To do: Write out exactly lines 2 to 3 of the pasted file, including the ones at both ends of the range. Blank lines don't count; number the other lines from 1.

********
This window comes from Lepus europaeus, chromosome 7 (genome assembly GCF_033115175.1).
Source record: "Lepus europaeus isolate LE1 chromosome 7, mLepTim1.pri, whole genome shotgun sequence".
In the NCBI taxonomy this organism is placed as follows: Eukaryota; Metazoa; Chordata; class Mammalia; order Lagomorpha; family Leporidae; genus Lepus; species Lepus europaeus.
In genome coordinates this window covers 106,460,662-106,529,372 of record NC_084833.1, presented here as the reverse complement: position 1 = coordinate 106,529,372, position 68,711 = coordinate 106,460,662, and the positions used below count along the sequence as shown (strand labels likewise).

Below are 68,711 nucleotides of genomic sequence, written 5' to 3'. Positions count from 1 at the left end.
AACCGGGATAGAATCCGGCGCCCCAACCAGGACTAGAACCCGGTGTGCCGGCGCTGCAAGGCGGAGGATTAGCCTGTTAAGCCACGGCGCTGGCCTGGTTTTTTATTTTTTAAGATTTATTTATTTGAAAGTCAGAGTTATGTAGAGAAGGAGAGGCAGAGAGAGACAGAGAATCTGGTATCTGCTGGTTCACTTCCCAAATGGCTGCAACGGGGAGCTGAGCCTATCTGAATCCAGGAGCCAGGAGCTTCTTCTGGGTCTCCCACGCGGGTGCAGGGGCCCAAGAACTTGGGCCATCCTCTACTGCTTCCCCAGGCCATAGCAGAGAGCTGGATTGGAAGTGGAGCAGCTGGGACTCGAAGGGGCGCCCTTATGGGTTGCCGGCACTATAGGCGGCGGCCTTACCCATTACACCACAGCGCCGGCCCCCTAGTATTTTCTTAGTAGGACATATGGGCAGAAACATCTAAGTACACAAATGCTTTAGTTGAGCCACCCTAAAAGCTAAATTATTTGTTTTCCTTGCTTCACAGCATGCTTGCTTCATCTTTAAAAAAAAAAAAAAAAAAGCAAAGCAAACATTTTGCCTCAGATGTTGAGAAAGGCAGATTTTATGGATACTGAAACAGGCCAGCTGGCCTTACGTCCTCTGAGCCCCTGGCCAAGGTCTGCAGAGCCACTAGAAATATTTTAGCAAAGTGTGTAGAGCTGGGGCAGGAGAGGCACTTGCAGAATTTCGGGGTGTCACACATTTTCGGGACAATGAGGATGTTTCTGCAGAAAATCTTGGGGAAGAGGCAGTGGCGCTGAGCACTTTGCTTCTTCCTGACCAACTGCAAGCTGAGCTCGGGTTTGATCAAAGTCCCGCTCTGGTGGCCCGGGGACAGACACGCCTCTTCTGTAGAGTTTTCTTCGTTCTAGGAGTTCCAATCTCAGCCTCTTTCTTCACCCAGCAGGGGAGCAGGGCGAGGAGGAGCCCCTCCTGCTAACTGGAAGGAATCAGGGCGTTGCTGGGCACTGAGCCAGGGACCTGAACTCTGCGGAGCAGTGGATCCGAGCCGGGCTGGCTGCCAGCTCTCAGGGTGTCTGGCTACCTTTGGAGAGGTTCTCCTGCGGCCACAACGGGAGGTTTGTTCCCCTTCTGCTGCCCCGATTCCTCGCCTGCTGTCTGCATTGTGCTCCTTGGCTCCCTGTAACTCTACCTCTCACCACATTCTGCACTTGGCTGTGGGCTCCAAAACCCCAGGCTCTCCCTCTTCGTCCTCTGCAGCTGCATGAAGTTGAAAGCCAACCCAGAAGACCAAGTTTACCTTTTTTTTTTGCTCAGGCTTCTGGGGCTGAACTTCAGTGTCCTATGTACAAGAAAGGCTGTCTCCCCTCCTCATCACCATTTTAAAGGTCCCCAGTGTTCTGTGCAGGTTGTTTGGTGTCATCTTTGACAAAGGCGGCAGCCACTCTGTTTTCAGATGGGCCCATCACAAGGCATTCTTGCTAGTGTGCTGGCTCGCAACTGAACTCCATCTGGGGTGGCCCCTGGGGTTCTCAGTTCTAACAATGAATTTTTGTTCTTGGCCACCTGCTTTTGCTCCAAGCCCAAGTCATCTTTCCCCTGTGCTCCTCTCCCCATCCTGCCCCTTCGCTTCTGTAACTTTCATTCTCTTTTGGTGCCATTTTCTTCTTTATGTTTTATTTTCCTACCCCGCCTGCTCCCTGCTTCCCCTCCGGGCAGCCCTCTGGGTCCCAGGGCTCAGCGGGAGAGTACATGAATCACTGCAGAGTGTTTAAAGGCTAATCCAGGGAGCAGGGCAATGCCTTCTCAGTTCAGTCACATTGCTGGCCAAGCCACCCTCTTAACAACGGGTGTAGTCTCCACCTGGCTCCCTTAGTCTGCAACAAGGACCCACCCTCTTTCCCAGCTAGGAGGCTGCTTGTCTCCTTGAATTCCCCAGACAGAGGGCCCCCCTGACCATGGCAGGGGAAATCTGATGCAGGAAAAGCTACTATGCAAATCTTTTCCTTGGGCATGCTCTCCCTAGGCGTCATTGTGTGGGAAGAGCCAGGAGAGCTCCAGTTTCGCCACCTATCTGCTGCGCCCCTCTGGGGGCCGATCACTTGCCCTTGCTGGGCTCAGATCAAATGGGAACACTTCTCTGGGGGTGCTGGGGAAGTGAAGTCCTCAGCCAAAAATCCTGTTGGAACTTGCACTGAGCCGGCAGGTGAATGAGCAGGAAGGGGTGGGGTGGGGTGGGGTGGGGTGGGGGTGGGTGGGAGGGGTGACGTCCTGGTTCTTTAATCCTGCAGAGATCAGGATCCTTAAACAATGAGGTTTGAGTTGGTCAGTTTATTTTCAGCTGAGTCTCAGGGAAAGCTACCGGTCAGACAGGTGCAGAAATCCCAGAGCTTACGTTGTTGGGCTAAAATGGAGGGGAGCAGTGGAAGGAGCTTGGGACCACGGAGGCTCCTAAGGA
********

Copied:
Source record: "Lepus europaeus isolate LE1 chromosome 7, mLepTim1.pri, whole genome shotgun sequence".
In the NCBI taxonomy this organism is placed as follows: Eukaryota; Metazoa; Chordata; class Mammalia; order Lagomorpha; family Leporidae; genus Lepus; species Lepus europaeus.